The best monitor you can buy | Computing

It wasn’t long ago that monitors with 4K panels and curved designs were inordinately expensive and required a hefty system to run, but that’s changed over the past few years. More recently we’ve seen the market really come into its own.

Before we get into the buying advice and your options, here’s a top tip: technology does not move on at the same pace as a lot of consumer tech and, as you’ll discover in our round-up, you’ll often find better value with slightly older monitors.

Top 7: Best Monitors In 2022

1. Philips 243B1

As well-rounded monitors go, it doesn’t get much better than the excellent Philips B1.

It starts with a stylish design with a very versatile stand meaning you can adjust the into a wide range of positions easily. Build quality is very good, too.

Add in a high-quality 24in IPS display and you’ve got a nicely balanced for your home office. The highlight here is the USB-C connectivity and built-in docking station meaning you can quickly connect or disconnect a laptop with minimal hassle.

The only downsides are slightly limited brightness and weedy speakers.

2. BenQ BL2780T

If you’re looking for an affordable but still decent monitor for business or home office then the 27-inch, 4K BenQ BL2780T is a great option.

These types of monitors tend to be extremely dull but BenQ provides a good pinch of style in the mix here. There’s a good level of adjustment here, including portrait mode, and the power supply is neatly built-in avoiding an annoying brick.

If you don’t need a resolution higher than Full HD then the BL2780T offers excellent performance with various bits of eye comfort technology, good brightness and even 99% sRGB gamut.

3. Huawei MateView SE

As affordable monitors go, the Huawei MateView SE is a refreshing contrast to many typical basic Full HD flatpanel offerings.

While the functionality for gaming is limited, and the resolution isn’t ideal for colour work, that’s to be expected and it can be used in both scenarios at a pinch. And it has potential for those who occasionally need something better than the cheapest displays.

Performance is good for everyday use, the monitor is more stylish than most and there’s the option for a rotating stand. Just note that brightness isn’t amazing and there’s no built-in speakers or even a headphone jack.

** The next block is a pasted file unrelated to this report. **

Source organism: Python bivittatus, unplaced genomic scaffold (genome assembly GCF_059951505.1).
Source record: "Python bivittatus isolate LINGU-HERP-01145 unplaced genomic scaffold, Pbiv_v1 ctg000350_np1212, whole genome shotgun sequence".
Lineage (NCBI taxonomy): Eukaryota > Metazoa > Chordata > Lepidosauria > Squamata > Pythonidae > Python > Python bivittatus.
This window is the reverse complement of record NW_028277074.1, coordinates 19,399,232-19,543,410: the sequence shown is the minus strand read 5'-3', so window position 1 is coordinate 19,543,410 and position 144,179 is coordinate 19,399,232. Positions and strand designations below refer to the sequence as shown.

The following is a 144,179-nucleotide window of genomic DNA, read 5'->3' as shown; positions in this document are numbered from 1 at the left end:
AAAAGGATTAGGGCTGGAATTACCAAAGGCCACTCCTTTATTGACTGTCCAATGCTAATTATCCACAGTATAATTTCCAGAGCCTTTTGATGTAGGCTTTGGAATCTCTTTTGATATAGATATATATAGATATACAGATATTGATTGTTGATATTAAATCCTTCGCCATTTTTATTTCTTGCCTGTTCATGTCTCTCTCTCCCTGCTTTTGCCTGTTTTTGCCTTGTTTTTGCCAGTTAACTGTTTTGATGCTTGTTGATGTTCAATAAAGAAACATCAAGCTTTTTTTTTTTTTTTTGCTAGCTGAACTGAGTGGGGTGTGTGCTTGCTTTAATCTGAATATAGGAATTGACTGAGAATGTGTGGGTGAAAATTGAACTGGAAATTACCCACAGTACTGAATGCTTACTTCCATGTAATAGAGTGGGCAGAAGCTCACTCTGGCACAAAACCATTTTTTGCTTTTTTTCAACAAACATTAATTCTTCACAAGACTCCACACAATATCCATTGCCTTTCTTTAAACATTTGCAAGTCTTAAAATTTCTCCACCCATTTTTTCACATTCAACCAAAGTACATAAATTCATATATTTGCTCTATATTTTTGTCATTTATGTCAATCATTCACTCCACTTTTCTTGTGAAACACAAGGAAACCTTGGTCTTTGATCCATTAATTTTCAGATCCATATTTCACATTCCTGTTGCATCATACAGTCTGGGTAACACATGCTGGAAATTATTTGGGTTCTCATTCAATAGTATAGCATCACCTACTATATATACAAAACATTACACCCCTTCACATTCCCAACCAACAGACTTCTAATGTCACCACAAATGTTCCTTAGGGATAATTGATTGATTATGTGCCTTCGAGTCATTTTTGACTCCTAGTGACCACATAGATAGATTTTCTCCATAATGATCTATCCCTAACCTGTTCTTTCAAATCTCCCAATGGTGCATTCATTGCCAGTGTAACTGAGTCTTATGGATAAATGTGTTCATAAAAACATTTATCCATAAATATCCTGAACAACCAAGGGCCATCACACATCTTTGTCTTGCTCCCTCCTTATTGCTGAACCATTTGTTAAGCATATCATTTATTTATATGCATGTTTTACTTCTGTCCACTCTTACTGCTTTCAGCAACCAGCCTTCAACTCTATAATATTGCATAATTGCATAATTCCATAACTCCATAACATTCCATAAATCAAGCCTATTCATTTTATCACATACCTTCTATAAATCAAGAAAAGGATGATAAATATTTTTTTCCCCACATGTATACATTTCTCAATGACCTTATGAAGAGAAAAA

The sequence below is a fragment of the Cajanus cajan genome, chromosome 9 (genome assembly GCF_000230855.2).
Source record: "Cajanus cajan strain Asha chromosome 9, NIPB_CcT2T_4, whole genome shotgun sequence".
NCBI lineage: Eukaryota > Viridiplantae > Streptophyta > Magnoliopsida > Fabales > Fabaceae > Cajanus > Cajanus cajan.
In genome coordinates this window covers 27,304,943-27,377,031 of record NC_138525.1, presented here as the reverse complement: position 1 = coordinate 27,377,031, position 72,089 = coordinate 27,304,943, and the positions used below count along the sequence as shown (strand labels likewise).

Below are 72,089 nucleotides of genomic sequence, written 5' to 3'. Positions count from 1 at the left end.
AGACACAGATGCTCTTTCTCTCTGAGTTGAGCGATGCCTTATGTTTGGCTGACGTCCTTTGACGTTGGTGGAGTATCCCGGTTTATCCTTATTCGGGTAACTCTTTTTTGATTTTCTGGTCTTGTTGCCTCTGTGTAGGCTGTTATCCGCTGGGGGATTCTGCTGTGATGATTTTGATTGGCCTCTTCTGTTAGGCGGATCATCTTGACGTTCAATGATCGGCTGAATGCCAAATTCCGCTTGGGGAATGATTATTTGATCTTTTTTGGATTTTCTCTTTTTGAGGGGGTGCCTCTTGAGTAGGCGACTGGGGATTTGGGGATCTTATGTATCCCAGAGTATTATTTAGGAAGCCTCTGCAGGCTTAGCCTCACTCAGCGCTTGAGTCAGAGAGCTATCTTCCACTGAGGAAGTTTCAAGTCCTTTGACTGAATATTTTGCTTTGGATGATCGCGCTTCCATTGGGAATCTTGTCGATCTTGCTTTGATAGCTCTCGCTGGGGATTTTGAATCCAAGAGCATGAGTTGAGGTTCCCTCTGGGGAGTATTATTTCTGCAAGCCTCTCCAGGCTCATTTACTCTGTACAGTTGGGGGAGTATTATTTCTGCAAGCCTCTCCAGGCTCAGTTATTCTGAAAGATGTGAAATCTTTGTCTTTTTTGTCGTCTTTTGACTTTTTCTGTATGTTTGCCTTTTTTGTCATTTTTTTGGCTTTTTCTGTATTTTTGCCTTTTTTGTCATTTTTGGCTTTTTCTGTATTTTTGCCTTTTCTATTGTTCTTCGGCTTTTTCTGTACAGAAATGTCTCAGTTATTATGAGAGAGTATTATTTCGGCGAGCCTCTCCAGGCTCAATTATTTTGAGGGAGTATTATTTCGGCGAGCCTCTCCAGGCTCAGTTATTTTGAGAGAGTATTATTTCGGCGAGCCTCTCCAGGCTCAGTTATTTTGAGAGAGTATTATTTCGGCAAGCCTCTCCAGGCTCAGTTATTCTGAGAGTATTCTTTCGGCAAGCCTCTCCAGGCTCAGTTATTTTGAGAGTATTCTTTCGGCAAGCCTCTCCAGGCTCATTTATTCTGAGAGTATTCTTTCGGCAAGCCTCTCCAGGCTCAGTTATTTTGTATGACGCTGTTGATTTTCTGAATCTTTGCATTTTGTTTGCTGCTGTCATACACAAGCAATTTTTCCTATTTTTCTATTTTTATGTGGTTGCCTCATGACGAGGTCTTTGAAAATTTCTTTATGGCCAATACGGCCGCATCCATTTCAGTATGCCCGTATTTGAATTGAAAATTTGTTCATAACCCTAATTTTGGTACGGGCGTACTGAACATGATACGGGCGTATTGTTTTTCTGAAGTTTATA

4. Lenovo ThinkVision M14

Those looking for a portable monitor should seriously consider the ThinkVision M14.

Lenovo has made sure this 14-inch display does exactly what it’s supposed to and is a versatile second screen for wherever you are – at home or on-the-go. It offers a compact and lightweight design that’s surprisingly stylish with a high-quality Full HD IPS screen including a handy low blue light mode.

The buttons are fiddly but this is a minor point as you won’t need them very often anyway. You really just need to make sure USB-C connectivity is suitable for you.

5. Dell Ultrasharp U2421E

The Dell Ultrasharp U2421E is exactly that and although you could spend less and daisy-chaining two doesn’t make sense vs an ultrawide rival. If this size is good then there’s a lot to like with its high-quality design and features.

A built-in USB-C hub means you can simply plug your laptop in with a single cable avoiding the need for a separate docking station. There’s good stand adjustment along with solid brightness and colour, although it’s not suitable for AdobeRGB design work.

6. Dell UltraSharp U3419W

Ultrawide displays can replace two smaller monitors and give you an uninterrupted desktop.

Dell’s curved 34in offering is very expensive, but offers top-notch quality, accurate colours, a Quad HD resolution and a USB-C port for connecting the latest laptops.

If you don’t need USB-C, the U3417W has the same screen, but is cheaper.

7. Huawei MateView

The Huawei MateView is an unusual monitor and the result is that it will be great for some people, and not others.

It’s certainly one of the most stylish around and offers great build quality, too. There’s also a useful integrated USB hub with USB-C included.

The screen performance is decent with plenty of brightness and excellent colour reproduction. Meanwhile, the 3:2 aspect ratio will be more suited to those doing work like word processing.

Limited adjustment of the screen is odd and the controls are a little clunky too, but you probably want to decide on the MateView based on whether you can and will make use of the built-in OneHop wireless projection. Otherwise, the regular model will do just fine.

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